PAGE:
Changes in Total Body Water Content During Running Races of 21.1 km and 56 km in Athletes Drinking Ad libitum


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Abstract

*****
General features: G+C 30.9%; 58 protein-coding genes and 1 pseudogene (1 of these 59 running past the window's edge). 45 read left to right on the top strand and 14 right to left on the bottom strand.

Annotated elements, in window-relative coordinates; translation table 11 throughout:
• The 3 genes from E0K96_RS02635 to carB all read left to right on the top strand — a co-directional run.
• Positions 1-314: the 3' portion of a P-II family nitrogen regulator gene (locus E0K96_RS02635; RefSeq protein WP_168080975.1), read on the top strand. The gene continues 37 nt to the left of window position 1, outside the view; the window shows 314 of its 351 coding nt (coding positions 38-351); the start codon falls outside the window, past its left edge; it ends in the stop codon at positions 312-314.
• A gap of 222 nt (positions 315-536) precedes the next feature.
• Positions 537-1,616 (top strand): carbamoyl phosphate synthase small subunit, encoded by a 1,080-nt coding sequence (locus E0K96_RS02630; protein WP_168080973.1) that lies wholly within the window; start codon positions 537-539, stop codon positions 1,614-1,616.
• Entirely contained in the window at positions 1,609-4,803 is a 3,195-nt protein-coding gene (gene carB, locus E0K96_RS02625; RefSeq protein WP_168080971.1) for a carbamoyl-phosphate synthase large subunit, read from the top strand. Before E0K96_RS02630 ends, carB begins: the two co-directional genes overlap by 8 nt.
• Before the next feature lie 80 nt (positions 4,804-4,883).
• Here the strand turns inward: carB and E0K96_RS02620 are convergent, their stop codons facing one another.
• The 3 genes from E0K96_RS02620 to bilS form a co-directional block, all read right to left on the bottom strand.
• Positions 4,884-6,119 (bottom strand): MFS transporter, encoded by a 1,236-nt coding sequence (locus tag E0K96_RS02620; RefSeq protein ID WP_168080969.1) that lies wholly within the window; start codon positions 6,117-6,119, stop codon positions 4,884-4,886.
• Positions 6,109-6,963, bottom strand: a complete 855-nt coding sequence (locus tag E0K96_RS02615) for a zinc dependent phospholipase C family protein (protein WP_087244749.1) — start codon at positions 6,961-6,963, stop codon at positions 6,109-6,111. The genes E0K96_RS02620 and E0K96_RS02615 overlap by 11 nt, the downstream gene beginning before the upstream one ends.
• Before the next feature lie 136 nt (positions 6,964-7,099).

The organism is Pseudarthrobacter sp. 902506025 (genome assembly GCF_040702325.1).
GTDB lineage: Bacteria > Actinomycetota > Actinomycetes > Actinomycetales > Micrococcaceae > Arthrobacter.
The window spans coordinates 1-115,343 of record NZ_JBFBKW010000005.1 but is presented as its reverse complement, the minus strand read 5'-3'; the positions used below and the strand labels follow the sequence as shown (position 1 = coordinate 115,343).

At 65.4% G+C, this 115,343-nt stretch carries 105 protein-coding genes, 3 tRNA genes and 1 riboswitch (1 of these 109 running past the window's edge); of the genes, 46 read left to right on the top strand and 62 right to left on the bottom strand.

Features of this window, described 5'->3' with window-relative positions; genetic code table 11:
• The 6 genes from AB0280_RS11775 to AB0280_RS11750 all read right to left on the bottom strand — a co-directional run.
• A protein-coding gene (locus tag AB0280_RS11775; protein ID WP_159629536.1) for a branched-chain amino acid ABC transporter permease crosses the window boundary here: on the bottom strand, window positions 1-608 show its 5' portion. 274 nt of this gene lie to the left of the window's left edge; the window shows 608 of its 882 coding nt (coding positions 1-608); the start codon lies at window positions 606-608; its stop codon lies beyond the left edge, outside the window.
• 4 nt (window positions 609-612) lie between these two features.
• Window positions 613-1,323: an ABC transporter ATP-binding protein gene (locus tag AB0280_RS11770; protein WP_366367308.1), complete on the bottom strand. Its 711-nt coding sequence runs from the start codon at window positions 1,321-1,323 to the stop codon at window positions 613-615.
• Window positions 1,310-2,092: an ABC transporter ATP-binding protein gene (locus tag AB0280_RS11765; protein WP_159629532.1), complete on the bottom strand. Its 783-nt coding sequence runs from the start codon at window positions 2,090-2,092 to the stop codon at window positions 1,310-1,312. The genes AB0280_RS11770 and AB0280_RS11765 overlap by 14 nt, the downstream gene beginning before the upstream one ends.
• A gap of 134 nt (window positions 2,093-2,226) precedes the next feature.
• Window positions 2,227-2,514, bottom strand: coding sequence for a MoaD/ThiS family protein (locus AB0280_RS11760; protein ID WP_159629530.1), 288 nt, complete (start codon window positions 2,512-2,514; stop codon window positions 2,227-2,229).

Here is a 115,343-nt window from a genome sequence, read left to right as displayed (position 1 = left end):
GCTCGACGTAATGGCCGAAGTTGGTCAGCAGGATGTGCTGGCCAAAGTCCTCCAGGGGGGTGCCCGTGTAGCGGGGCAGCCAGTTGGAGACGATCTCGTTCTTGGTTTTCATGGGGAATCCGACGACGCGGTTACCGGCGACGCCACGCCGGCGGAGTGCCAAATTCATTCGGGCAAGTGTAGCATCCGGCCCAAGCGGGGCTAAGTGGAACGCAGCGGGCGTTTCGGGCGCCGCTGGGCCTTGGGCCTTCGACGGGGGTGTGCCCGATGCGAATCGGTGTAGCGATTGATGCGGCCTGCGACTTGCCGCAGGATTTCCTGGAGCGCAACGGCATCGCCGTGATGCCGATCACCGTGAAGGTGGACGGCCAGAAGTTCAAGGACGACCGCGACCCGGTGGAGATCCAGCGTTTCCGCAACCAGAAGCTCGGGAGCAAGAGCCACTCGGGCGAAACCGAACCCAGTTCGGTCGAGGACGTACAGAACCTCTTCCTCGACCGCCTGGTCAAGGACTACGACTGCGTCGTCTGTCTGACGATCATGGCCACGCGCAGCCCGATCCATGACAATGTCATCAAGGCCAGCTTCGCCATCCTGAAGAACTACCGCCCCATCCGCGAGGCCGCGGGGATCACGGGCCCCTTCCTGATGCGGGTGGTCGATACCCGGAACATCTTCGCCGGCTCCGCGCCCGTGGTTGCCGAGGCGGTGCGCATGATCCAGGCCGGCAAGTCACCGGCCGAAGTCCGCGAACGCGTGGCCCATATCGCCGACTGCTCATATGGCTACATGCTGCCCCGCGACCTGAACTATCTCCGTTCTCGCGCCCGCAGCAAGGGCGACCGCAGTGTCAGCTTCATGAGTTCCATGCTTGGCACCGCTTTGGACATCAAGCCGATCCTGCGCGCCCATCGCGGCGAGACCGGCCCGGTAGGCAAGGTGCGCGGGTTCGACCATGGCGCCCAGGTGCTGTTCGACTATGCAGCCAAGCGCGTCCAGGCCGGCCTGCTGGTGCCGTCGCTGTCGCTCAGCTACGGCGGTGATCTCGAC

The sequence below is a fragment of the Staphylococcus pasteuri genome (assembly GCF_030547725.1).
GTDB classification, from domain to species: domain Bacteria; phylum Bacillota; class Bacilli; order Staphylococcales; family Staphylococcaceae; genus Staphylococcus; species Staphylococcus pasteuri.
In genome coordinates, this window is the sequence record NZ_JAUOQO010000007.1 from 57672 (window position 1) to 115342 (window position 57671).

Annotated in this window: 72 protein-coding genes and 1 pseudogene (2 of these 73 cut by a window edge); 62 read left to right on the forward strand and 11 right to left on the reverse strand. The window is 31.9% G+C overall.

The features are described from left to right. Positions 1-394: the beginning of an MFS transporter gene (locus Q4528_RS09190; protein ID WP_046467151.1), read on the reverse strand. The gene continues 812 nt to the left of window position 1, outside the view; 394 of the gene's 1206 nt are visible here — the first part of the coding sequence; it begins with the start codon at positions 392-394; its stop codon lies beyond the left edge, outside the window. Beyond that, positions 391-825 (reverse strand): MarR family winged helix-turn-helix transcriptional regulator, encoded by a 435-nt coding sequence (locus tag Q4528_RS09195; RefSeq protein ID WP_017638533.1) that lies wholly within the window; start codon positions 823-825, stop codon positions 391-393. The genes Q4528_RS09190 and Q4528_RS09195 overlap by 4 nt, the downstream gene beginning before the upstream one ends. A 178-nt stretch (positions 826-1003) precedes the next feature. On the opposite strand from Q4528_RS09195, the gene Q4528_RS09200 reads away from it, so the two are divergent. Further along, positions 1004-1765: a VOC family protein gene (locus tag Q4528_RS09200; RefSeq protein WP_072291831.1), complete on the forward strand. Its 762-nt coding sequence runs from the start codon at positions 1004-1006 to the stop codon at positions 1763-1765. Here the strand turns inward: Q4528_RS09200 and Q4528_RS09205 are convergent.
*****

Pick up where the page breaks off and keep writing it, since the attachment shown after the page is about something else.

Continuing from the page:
Objective:To measure changes in body mass (BM), total body water (TBW), fluid intake, and blood biochemistry in athletes during 21.1-km and 56-km foot races.Design:Observational study.Setting:2009 Two Oceans Marathon, South Africa.Participants:Twenty-one (21.1 km) and 12 (56 km) participants were advised to drink according to thirst or their own race drink plan (ad libitum).Main Outcome Measures:Body mass, TBW, plasma osmolality, plasma sodium (p[Na+]), and plasma total protein ([TP]) concentrations were measured before and after race. Fluid intake was recorded from recall after race.Results:Significant BM loss occurred in both races (21.1 km; −1.4 ± 0.6 kg; P < 0.000 and 56 km; −2.5 ± 1.1 kg; P < 0.000). Total body water was reduced in the 56-km race (−1.4 ± 1.1 kg; P < 0.001). A negative linear relationship was found between percentage change (%Δ) in TBW and %Δ in BM in the 56-km runners (r = 0.6; P < 0.01). Plasma osmolality and [TP] increased significantly in the 56-km runners (6.8 ± 8.2 mOsm/kg H2O; P < 0.05 and 5.4 ± 4.4 g/L; P < 0.01, respectively), but all other biochemical measures were within the normal range.Conclusions:Although TBW decreased in the 56-km race and was maintained in the 21.1-km race, the change in TBW over both races was less than the BM, suggesting that not all BM lost during endurance exercise is a result purely of an equivalent reduction in TBW. These findings support the interpretation that the body primarily defends p[Na+] and not BM during exercise and that a reduction in BM can occur without an equivalent reduction in TBW during prolonged exercise. Furthermore, these data support that drinking without controlling for BM loss may allow athletes to complete these events.

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